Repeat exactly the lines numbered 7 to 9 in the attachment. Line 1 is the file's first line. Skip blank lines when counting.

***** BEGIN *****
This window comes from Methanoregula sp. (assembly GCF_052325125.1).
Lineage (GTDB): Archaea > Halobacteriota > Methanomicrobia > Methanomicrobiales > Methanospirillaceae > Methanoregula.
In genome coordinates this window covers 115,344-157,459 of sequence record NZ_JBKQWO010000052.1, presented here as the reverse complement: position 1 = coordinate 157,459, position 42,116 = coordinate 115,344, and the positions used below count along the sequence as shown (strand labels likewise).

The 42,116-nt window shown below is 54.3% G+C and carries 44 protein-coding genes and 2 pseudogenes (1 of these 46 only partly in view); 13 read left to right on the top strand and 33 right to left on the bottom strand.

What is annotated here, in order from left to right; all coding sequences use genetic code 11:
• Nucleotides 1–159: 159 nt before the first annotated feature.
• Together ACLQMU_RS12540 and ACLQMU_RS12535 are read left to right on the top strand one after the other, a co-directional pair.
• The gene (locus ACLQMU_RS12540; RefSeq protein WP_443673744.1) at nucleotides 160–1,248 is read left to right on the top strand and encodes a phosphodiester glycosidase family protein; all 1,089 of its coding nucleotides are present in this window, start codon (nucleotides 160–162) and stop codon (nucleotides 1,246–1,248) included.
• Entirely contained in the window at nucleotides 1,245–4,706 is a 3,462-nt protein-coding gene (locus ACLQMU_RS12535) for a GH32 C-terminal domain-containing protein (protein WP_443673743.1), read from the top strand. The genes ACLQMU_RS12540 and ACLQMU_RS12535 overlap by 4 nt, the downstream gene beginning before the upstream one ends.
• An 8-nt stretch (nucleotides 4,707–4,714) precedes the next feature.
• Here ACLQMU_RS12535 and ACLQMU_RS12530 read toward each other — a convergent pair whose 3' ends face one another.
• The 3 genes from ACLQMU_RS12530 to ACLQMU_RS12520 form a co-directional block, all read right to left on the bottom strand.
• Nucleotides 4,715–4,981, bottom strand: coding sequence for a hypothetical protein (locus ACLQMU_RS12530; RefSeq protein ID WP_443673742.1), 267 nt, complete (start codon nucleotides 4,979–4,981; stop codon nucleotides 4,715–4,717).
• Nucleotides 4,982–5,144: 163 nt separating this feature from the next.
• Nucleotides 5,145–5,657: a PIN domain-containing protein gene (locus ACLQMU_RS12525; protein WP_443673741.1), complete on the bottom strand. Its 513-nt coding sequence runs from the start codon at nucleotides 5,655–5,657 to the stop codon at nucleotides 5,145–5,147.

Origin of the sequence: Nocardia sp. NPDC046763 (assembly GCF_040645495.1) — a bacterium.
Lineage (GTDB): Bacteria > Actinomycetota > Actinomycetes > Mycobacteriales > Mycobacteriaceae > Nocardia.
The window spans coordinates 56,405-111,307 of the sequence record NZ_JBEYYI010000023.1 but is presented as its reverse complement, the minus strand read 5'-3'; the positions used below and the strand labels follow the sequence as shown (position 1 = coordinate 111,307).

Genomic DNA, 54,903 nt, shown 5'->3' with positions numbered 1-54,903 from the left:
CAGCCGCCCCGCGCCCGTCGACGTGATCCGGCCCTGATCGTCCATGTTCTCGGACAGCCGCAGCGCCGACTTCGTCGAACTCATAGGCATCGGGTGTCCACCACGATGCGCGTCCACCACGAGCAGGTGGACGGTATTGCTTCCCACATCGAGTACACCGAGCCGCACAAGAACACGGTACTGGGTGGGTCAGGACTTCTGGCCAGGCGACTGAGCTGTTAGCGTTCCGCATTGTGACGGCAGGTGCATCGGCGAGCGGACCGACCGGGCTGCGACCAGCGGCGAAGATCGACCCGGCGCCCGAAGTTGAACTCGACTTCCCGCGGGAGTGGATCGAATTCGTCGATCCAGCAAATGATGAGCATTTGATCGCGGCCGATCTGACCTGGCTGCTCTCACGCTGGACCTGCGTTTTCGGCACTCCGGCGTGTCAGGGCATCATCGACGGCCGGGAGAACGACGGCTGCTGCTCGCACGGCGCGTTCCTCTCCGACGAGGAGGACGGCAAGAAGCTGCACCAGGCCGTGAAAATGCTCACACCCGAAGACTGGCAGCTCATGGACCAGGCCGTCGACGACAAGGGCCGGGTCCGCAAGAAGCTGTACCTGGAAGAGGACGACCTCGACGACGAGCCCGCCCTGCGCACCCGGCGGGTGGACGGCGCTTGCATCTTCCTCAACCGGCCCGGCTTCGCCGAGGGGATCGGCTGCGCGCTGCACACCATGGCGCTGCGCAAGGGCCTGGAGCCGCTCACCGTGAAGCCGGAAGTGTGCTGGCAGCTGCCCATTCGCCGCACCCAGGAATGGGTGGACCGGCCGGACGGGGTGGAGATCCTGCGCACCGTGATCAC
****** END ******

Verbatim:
• Together ACLQMU_RS12540 and ACLQMU_RS12535 are read left to right on the top strand one after the other, a co-directional pair.
• The gene (locus ACLQMU_RS12540; RefSeq protein WP_443673744.1) at nucleotides 160–1,248 is read left to right on the top strand and encodes a phosphodiester glycosidase family protein; all 1,089 of its coding nucleotides are present in this window, start codon (nucleotides 160–162) and stop codon (nucleotides 1,246–1,248) included.
• Entirely contained in the window at nucleotides 1,245–4,706 is a 3,462-nt protein-coding gene (locus ACLQMU_RS12535) for a GH32 C-terminal domain-containing protein (protein WP_443673743.1), read from the top strand. The genes ACLQMU_RS12540 and ACLQMU_RS12535 overlap by 4 nt, the downstream gene beginning before the upstream one ends.